Landed on the Red Island (July 19)

Globe Trotting Begins

A week or so into my 2 year adventure and it feels quite unreal. After a long and exciting 28 hours of traveling beginning at SFO -> Philadelphia -> 3 hour bus ride to NYC -> 17 hour flight to Johannesburg -> another 3 hour flight to Antananarivo, Madagascar -> and a final 3 hour turbulent bus ride to the Peace Corps training center, I have finally arrived!

The route was full of emotions to say the least. I am now settled in at my homestay family where I will be spending the next 4 weeks culturally integrating into the community, taking language lessons, and adjusting to my new home country. My host family consists of a single mother and her two teenage children. They have been welcoming, patient, and very accommodating. Before I begin to explain some of the highlights of my homestay experience let me make a comment on the weather. Since Madagascar is currently going through its winter season, it is very cold most of the day. At night it gets down to 40 degrees! I want to thank my dad for convincing me to bring a sleeping bag the last minute and shuffling around my suitcases in order to not exceed the weight limit on the luggage!!! I must say I have been quite innovative with my layering techniques in order to keep warm!

Okay on to my host family. The first couple days were full of smiles and inquisitive stares. Within my many travels I have come to the conclusion that when all else fail…just SMILE. Since those do translate in every language J My Malagasy is slowly coming along, and I am sure with time will get stronger. I practice with the local children whose patience never ceases. Children are great critiques and teachers at the same time, laughing at my silly accent or giggling when I respond back in my broken Malagasy.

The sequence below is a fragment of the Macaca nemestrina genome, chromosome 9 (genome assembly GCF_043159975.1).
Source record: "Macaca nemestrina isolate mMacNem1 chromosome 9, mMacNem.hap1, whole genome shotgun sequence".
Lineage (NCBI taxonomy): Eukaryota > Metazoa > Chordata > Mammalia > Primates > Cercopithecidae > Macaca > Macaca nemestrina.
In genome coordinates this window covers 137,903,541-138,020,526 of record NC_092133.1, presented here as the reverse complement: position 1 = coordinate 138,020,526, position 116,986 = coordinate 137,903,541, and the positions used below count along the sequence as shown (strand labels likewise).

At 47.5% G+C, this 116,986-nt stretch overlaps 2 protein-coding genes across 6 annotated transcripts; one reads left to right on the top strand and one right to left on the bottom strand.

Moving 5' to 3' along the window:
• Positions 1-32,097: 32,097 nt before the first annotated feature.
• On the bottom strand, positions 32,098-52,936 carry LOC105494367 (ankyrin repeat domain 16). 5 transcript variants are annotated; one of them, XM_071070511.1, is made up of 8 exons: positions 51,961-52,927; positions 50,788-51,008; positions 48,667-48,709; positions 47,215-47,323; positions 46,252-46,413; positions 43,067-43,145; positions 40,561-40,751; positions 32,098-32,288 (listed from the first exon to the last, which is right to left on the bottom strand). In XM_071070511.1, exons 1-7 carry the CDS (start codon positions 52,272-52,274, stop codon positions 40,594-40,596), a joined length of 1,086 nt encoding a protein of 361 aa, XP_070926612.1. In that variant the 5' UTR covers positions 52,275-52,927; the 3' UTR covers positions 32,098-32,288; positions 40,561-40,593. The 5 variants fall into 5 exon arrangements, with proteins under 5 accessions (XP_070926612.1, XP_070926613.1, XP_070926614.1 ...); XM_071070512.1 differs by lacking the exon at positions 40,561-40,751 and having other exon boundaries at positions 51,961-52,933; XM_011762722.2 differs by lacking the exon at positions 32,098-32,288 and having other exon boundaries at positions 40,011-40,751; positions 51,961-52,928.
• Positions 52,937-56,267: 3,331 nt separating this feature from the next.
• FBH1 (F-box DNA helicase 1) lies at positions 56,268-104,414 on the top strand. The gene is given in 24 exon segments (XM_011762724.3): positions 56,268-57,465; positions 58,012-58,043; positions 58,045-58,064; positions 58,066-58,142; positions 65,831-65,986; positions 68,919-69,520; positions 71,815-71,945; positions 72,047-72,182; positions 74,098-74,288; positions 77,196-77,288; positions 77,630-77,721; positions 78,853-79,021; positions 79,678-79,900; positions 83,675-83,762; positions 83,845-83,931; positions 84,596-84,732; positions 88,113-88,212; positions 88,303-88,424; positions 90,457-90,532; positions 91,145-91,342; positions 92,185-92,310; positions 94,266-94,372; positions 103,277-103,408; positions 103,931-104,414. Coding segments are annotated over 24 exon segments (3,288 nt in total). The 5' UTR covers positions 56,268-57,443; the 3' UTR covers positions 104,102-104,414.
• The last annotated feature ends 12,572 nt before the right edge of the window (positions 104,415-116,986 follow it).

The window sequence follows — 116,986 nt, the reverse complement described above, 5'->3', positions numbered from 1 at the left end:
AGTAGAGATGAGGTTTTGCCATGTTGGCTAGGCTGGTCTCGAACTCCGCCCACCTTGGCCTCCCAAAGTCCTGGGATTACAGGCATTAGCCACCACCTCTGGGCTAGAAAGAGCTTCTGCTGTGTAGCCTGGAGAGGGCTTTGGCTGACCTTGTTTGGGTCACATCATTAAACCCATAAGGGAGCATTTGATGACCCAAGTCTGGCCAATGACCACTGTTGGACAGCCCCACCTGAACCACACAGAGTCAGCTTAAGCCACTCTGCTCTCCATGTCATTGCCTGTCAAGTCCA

Highlights of my first week:

  1. I made home-made peanut butter with my Neny (host mom). I have to say… Jiffy has nothing on home roasted crunchy peanut butter!
  2. My family has a couple pet chickens that roam whenever and wherever they like.
  3. My host family also has pigs in their yard… I believe I have now seen the world’s LARGEST pig! I was actually so shocked at the size of this pig that I invited other volunteers to see that I truly have a monster-of-a-pig in my yard!
  4. I play UNO every evening with my host family- this has turned into a routine game after dinner. It has also been a great way to learn colors and numbers  (up to 7) in Malagasy!
  5. Last Sunday I made an “American Breakfast” which consisted of some version of hashbrowns and chocolate chip pancakes + maple syrup (I brought from the states). My host mom could not believe that pancake mix only needed water added to it in order to make the little round fluffy things she likes to call “AmerikanaPankeekeeeess”.

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